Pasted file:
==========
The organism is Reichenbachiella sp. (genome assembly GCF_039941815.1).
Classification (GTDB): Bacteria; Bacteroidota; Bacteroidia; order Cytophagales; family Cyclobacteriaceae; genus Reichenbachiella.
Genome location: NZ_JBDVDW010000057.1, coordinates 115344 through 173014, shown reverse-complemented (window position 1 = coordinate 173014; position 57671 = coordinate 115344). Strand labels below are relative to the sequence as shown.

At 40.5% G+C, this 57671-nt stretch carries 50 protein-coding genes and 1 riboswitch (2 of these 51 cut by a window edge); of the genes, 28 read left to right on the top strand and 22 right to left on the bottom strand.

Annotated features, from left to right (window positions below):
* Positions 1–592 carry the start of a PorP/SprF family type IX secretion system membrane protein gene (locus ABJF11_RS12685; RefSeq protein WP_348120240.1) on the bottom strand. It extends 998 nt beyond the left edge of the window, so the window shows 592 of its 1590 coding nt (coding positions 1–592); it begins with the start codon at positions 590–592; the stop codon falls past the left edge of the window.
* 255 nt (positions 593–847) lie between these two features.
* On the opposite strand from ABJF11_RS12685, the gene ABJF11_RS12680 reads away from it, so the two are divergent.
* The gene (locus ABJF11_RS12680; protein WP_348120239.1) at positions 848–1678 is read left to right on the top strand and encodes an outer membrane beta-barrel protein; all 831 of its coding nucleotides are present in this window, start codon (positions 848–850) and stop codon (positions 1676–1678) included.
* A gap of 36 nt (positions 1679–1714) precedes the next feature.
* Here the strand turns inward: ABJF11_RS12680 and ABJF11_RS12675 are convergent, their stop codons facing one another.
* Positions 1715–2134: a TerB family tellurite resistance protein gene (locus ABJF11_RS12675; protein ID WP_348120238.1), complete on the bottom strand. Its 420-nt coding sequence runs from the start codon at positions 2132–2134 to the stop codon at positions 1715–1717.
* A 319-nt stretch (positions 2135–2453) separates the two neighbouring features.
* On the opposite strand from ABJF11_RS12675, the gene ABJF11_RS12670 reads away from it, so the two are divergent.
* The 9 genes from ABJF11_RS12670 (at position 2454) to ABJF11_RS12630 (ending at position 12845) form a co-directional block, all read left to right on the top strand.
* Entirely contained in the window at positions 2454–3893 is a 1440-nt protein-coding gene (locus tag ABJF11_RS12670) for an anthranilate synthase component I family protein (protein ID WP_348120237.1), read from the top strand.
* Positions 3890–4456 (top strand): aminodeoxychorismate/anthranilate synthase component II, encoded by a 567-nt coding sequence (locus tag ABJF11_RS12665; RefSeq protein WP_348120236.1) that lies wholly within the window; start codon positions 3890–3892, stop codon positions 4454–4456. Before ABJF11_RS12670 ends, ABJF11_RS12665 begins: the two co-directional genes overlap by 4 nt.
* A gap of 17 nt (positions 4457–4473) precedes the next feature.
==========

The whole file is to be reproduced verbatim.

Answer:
The organism is Reichenbachiella sp. (genome assembly GCF_039941815.1).
Classification (GTDB): Bacteria; Bacteroidota; Bacteroidia; order Cytophagales; family Cyclobacteriaceae; genus Reichenbachiella.
Genome location: NZ_JBDVDW010000057.1, coordinates 115344 through 173014, shown reverse-complemented (window position 1 = coordinate 173014; position 57671 = coordinate 115344). Strand labels below are relative to the sequence as shown.

At 40.5% G+C, this 57671-nt stretch carries 50 protein-coding genes and 1 riboswitch (2 of these 51 cut by a window edge); of the genes, 28 read left to right on the top strand and 22 right to left on the bottom strand.

Annotated features, from left to right (window positions below):
* Positions 1–592 carry the start of a PorP/SprF family type IX secretion system membrane protein gene (locus ABJF11_RS12685; RefSeq protein WP_348120240.1) on the bottom strand. It extends 998 nt beyond the left edge of the window, so the window shows 592 of its 1590 coding nt (coding positions 1–592); it begins with the start codon at positions 590–592; the stop codon falls past the left edge of the window.
* 255 nt (positions 593–847) lie between these two features.
* On the opposite strand from ABJF11_RS12685, the gene ABJF11_RS12680 reads away from it, so the two are divergent.
* The gene (locus ABJF11_RS12680; protein WP_348120239.1) at positions 848–1678 is read left to right on the top strand and encodes an outer membrane beta-barrel protein; all 831 of its coding nucleotides are present in this window, start codon (positions 848–850) and stop codon (positions 1676–1678) included.
* A gap of 36 nt (positions 1679–1714) precedes the next feature.
* Here the strand turns inward: ABJF11_RS12680 and ABJF11_RS12675 are convergent, their stop codons facing one another.
* Positions 1715–2134: a TerB family tellurite resistance protein gene (locus ABJF11_RS12675; protein ID WP_348120238.1), complete on the bottom strand. Its 420-nt coding sequence runs from the start codon at positions 2132–2134 to the stop codon at positions 1715–1717.
* A 319-nt stretch (positions 2135–2453) separates the two neighbouring features.
* On the opposite strand from ABJF11_RS12675, the gene ABJF11_RS12670 reads away from it, so the two are divergent.
* The 9 genes from ABJF11_RS12670 (at position 2454) to ABJF11_RS12630 (ending at position 12845) form a co-directional block, all read left to right on the top strand.
* Entirely contained in the window at positions 2454–3893 is a 1440-nt protein-coding gene (locus tag ABJF11_RS12670) for an anthranilate synthase component I family protein (protein ID WP_348120237.1), read from the top strand.
* Positions 3890–4456 (top strand): aminodeoxychorismate/anthranilate synthase component II, encoded by a 567-nt coding sequence (locus tag ABJF11_RS12665; RefSeq protein WP_348120236.1) that lies wholly within the window; start codon positions 3890–3892, stop codon positions 4454–4456. Before ABJF11_RS12670 ends, ABJF11_RS12665 begins: the two co-directional genes overlap by 4 nt.
* A gap of 17 nt (positions 4457–4473) precedes the next feature.